Let's say there are two hosts h1 and h2 separated by a switch w set up in this manner


If we are to send a file divided evenly into two packets from h1to h2 using packet switching, how would this happen? Let's assume that queueing and processing delays are negligible (0), and link1 is twice as long as link2.

My question is that, once packet1 finished transmission from h1 to link1, can it proceed with propagating packet1 to w and transmitting packet2 to link1 at the same time in some sort of parallelism?

  • Packet switching is done by routers to switch packets between different networks. Switches do frame switching where they switch frames between different links of the same network.
    – Ron Maupin
    Commented Feb 25, 2023 at 18:57

2 Answers 2


First of all, this is a very nice question, so kudos for asking it.


  1. Packets are a very generic term that is not well-defined. I prefer using packet as synonymous to datagram, which is network-layer Protocol Data Unit. In some circles, you could say that a packet is a L3PDU.
  2. Since the question is asking about "switching" and is talking about "packets" begin placed on links, I will take the liberty and look at this question only from a Data Link point of view. Thus, I will use the term frame.
  3. The link1 that is used here is an Ethernet cable, an optic cable, or a radio wave. In any case, once a bit is placed in the link, there is no way of stopping the bit from flowing, and anyone listening on the link will receive the bit after some time (we call this time propagation delay).


Yes, a host (h1 in the above example), generally, has no restriction as to how quickly it can place L2PDUs (frames) onto a data link. So, in the above example, h1 can place frames onto link1 as fast as its Network Interface Card (NIC) will allow. So let us assume that h1 has a 1Gbps Ethernet NIC. Frame1 is 8 kilobits long, so it should take h1 8 microseconds to put it onto link1 (ignoring L1 synchronization overheads, assuming 1:1 symbol efficiency and assuming a perfect L1 link). h1 is free to place Frame2 onto link1 right after afterwards.

The length of the links only affects the propagation delay and nothing else. So, in this case, if the switch w is pushing frames through to link2 as soon as it realizes where this frame should go, then switch w only needs a shallow memory buffer to store small parts of Frame1 before copying them onto link2. If switch w is actually overwhelmed and its buffers are filled, switch w may request host h1 to slow down. Ethernet allows link-attached devices to slow down other too-fast devices with PAUSE frames.

This is called serial transmission. Each frame is transmitted by h1 onto link1 one after the other. Ethernet is a serial communication media. A NIC can only place a single bit on the Ethernet medium at any given moment. There is no way to transmit two bits (let alone frames) on Ethernet simultaneously. Of popular data link (or physical layer) technologies, only MIMO WiFi supports the transmission of data in parallel, but this whole process breaks down at the data link layer. Even for WiFi, frames appear to be delivered serially.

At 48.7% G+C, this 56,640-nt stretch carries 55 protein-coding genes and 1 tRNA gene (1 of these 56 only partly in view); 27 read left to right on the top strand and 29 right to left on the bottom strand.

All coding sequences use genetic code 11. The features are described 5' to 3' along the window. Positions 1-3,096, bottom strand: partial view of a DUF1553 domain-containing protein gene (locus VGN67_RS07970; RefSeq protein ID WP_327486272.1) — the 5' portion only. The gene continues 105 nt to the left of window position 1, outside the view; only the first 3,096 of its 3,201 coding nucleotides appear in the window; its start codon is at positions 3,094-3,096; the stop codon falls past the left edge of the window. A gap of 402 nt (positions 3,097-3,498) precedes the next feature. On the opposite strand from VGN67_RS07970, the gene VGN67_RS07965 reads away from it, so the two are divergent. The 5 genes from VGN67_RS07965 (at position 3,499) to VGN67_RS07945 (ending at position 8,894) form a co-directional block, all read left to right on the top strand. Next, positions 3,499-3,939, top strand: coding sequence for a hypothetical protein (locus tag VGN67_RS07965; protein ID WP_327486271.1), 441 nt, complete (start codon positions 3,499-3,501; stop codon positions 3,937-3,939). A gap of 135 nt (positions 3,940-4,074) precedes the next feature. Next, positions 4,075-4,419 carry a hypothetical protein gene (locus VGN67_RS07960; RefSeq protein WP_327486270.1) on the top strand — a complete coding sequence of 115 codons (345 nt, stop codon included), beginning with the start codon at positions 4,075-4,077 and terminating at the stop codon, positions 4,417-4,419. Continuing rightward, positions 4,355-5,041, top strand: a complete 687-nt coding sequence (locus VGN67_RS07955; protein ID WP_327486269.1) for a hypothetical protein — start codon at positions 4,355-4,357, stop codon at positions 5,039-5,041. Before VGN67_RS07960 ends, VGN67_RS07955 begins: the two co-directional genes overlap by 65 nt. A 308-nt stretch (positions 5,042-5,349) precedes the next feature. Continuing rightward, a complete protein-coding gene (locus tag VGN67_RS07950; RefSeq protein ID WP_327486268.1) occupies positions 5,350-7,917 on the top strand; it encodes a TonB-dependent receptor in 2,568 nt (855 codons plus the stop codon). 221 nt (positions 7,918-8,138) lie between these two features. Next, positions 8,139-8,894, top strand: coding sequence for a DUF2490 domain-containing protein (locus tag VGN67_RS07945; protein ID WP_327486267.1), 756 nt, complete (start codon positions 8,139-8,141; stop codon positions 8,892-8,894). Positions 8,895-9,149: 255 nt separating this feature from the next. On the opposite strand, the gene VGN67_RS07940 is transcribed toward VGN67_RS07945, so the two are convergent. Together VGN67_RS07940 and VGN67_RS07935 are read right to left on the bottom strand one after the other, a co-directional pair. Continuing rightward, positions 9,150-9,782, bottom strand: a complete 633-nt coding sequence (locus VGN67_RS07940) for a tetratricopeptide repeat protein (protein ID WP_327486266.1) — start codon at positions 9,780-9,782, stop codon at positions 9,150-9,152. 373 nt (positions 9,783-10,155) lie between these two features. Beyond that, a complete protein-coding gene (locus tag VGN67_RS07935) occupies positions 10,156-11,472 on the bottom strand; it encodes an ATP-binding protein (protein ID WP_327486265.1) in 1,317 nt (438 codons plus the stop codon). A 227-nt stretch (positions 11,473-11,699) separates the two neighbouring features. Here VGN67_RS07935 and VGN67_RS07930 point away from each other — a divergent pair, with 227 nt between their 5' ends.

If you are talking about Transport layer multiplexing, then yes, it may appear that multiple streams of communication happen in parallel between end-hosts (several processes appear to communicate in parallel), but at the data link layer, frames are transmitted in serial.

  • My main take away from what you shared is that once packet1 finished transmission stage to link1 and proceed to propagation stage to switch w, packet2 can instantly begin its transmission stage to link1. Is that correct?
    – lambduh
    Commented Feb 27, 2023 at 2:16
  • 1
    Yes. As soon as h1 starts transmitting a bit (or symbol) onto a physical medium (such as a cable), the bit/symbol starts propagating on the medium. Immediately after h1 finishes transmitting the bit onto the link, h1 may place the next bit onto the link. The same is true for frames. The only difference is that you need gaps between frames. Commented Feb 27, 2023 at 13:16

A switch can send and receive frames on different ports in parallel. It can even do that on the same port when it's in full-duplex mode (which is pretty much the norm today). Modern, fixed-port switches are generally non blocking, their forwarding capacity is only limited by their port number and link speeds.

Parallel receiving and transmitting isn't limited to switches. Most hosts and routers can also do so by using interface hardware that handles transmission and reception autonomously to some extent. The level of that autonomous operation and subsequent parallelism may vary greatly though.

Whether h1 sends the second packet right after the first one depends entirely on the protocols it is using. With a transport-layer protocol like TCP it would send packet after packet containing segmented data until the connection's send window is filled. Each acknowledged segment advances the send window and triggers new segments (extremely simplified), there's a flow of packets.

If the transport-layer protocol can't take care of streaming then the application-layer protocol might - but those are explicitly off topic here.

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